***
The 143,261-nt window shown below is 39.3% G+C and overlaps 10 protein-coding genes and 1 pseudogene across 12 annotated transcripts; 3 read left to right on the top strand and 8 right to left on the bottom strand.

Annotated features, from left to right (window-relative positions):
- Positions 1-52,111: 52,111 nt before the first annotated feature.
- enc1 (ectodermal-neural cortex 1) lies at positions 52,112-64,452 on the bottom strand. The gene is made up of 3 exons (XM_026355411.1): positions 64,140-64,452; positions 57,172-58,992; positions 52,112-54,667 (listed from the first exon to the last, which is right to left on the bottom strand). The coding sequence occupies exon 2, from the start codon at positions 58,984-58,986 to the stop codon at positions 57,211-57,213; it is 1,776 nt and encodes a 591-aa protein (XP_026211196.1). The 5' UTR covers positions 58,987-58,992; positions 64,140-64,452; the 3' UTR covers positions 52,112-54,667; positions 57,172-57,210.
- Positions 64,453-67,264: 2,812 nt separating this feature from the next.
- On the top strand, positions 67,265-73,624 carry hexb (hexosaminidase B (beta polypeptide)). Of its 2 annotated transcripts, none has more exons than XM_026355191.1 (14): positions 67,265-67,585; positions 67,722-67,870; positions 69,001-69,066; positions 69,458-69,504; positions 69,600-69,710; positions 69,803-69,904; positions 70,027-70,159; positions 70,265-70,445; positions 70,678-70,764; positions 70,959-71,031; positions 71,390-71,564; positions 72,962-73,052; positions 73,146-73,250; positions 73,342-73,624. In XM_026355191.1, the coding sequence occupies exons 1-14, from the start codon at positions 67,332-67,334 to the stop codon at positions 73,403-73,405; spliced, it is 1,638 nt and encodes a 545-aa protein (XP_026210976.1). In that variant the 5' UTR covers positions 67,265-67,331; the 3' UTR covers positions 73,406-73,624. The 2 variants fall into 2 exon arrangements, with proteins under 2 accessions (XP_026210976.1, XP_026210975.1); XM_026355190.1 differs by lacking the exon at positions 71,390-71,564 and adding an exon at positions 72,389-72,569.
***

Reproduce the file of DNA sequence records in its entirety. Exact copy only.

The 143,261-nt window shown below is 39.3% G+C and overlaps 10 protein-coding genes and 1 pseudogene across 12 annotated transcripts; 3 read left to right on the top strand and 8 right to left on the bottom strand.

Annotated features, from left to right (window-relative positions):
- Positions 1-52,111: 52,111 nt before the first annotated feature.
- enc1 (ectodermal-neural cortex 1) lies at positions 52,112-64,452 on the bottom strand. The gene is made up of 3 exons (XM_026355411.1): positions 64,140-64,452; positions 57,172-58,992; positions 52,112-54,667 (listed from the first exon to the last, which is right to left on the bottom strand). The coding sequence occupies exon 2, from the start codon at positions 58,984-58,986 to the stop codon at positions 57,211-57,213; it is 1,776 nt and encodes a 591-aa protein (XP_026211196.1). The 5' UTR covers positions 58,987-58,992; positions 64,140-64,452; the 3' UTR covers positions 52,112-54,667; positions 57,172-57,210.
- Positions 64,453-67,264: 2,812 nt separating this feature from the next.
- On the top strand, positions 67,265-73,624 carry hexb (hexosaminidase B (beta polypeptide)). Of its 2 annotated transcripts, none has more exons than XM_026355191.1 (14): positions 67,265-67,585; positions 67,722-67,870; positions 69,001-69,066; positions 69,458-69,504; positions 69,600-69,710; positions 69,803-69,904; positions 70,027-70,159; positions 70,265-70,445; positions 70,678-70,764; positions 70,959-71,031; positions 71,390-71,564; positions 72,962-73,052; positions 73,146-73,250; positions 73,342-73,624. In XM_026355191.1, the coding sequence occupies exons 1-14, from the start codon at positions 67,332-67,334 to the stop codon at positions 73,403-73,405; spliced, it is 1,638 nt and encodes a 545-aa protein (XP_026210976.1). In that variant the 5' UTR covers positions 67,265-67,331; the 3' UTR covers positions 73,406-73,624. The 2 variants fall into 2 exon arrangements, with proteins under 2 accessions (XP_026210976.1, XP_026210975.1); XM_026355190.1 differs by lacking the exon at positions 71,390-71,564 and adding an exon at positions 72,389-72,569.